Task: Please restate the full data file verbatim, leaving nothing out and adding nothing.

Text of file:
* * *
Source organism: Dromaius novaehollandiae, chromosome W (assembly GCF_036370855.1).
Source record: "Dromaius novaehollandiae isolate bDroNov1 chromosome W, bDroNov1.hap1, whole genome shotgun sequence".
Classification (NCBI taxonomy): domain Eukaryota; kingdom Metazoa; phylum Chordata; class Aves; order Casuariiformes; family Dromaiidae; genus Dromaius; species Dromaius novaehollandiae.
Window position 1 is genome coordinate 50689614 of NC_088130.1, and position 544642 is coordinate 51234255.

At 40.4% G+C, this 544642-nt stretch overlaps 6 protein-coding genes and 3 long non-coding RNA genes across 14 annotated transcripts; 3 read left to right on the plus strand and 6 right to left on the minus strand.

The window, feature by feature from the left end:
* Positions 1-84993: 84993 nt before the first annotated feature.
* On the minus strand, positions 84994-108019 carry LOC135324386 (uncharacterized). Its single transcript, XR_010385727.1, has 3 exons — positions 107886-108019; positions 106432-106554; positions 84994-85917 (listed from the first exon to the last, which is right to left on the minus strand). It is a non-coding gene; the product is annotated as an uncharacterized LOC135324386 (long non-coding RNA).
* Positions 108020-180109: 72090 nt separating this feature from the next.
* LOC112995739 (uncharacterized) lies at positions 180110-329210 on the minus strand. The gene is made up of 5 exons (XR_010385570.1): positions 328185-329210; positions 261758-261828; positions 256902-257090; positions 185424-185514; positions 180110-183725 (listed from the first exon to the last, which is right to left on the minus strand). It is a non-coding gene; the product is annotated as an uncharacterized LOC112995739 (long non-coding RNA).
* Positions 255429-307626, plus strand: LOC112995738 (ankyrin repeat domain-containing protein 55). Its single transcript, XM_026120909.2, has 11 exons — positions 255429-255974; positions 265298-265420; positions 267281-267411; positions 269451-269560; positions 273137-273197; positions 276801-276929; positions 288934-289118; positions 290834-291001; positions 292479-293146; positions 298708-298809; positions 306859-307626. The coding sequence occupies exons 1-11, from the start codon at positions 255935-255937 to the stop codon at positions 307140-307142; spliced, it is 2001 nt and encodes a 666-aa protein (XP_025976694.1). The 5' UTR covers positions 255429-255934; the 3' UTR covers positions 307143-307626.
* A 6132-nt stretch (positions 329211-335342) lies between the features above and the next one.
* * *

Source organism: Dromaius novaehollandiae, chromosome W (assembly GCF_036370855.1).
Source record: "Dromaius novaehollandiae isolate bDroNov1 chromosome W, bDroNov1.hap1, whole genome shotgun sequence".
Classification (NCBI taxonomy): domain Eukaryota; kingdom Metazoa; phylum Chordata; class Aves; order Casuariiformes; family Dromaiidae; genus Dromaius; species Dromaius novaehollandiae.
Window position 1 is genome coordinate 50689614 of NC_088130.1, and position 544642 is coordinate 51234255.

At 40.4% G+C, this 544642-nt stretch overlaps 6 protein-coding genes and 3 long non-coding RNA genes across 14 annotated transcripts; 3 read left to right on the plus strand and 6 right to left on the minus strand.

The window, feature by feature from the left end:
* Positions 1-84993: 84993 nt before the first annotated feature.
* On the minus strand, positions 84994-108019 carry LOC135324386 (uncharacterized). Its single transcript, XR_010385727.1, has 3 exons — positions 107886-108019; positions 106432-106554; positions 84994-85917 (listed from the first exon to the last, which is right to left on the minus strand). It is a non-coding gene; the product is annotated as an uncharacterized LOC135324386 (long non-coding RNA).
* Positions 108020-180109: 72090 nt separating this feature from the next.
* LOC112995739 (uncharacterized) lies at positions 180110-329210 on the minus strand. The gene is made up of 5 exons (XR_010385570.1): positions 328185-329210; positions 261758-261828; positions 256902-257090; positions 185424-185514; positions 180110-183725 (listed from the first exon to the last, which is right to left on the minus strand). It is a non-coding gene; the product is annotated as an uncharacterized LOC112995739 (long non-coding RNA).
* Positions 255429-307626, plus strand: LOC112995738 (ankyrin repeat domain-containing protein 55). Its single transcript, XM_026120909.2, has 11 exons — positions 255429-255974; positions 265298-265420; positions 267281-267411; positions 269451-269560; positions 273137-273197; positions 276801-276929; positions 288934-289118; positions 290834-291001; positions 292479-293146; positions 298708-298809; positions 306859-307626. The coding sequence occupies exons 1-11, from the start codon at positions 255935-255937 to the stop codon at positions 307140-307142; spliced, it is 2001 nt and encodes a 666-aa protein (XP_025976694.1). The 5' UTR covers positions 255429-255934; the 3' UTR covers positions 307143-307626.
* A 6132-nt stretch (positions 329211-335342) lies between the features above and the next one.